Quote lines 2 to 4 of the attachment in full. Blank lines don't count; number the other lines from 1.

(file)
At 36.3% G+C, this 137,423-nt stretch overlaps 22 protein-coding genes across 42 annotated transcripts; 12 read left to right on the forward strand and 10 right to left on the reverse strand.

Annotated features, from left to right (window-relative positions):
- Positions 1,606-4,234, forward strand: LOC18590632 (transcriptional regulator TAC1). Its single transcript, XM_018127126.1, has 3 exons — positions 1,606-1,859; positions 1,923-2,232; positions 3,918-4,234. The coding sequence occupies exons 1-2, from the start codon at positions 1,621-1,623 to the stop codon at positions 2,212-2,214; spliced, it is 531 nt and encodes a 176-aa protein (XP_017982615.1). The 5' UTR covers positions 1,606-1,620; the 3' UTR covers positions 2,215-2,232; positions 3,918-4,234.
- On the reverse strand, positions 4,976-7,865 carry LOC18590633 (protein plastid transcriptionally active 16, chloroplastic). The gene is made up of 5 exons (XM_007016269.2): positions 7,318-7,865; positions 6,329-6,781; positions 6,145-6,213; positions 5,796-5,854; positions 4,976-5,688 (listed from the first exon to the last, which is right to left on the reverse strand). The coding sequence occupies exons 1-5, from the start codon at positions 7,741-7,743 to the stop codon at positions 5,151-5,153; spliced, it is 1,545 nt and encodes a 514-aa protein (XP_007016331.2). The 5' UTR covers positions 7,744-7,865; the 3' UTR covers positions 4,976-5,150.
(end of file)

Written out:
Annotated features, from left to right (window-relative positions):
- Positions 1,606-4,234, forward strand: LOC18590632 (transcriptional regulator TAC1). Its single transcript, XM_018127126.1, has 3 exons — positions 1,606-1,859; positions 1,923-2,232; positions 3,918-4,234. The coding sequence occupies exons 1-2, from the start codon at positions 1,621-1,623 to the stop codon at positions 2,212-2,214; spliced, it is 531 nt and encodes a 176-aa protein (XP_017982615.1). The 5' UTR covers positions 1,606-1,620; the 3' UTR covers positions 2,215-2,232; positions 3,918-4,234.
- On the reverse strand, positions 4,976-7,865 carry LOC18590633 (protein plastid transcriptionally active 16, chloroplastic). The gene is made up of 5 exons (XM_007016269.2): positions 7,318-7,865; positions 6,329-6,781; positions 6,145-6,213; positions 5,796-5,854; positions 4,976-5,688 (listed from the first exon to the last, which is right to left on the reverse strand). The coding sequence occupies exons 1-5, from the start codon at positions 7,741-7,743 to the stop codon at positions 5,151-5,153; spliced, it is 1,545 nt and encodes a 514-aa protein (XP_007016331.2). The 5' UTR covers positions 7,744-7,865; the 3' UTR covers positions 4,976-5,150.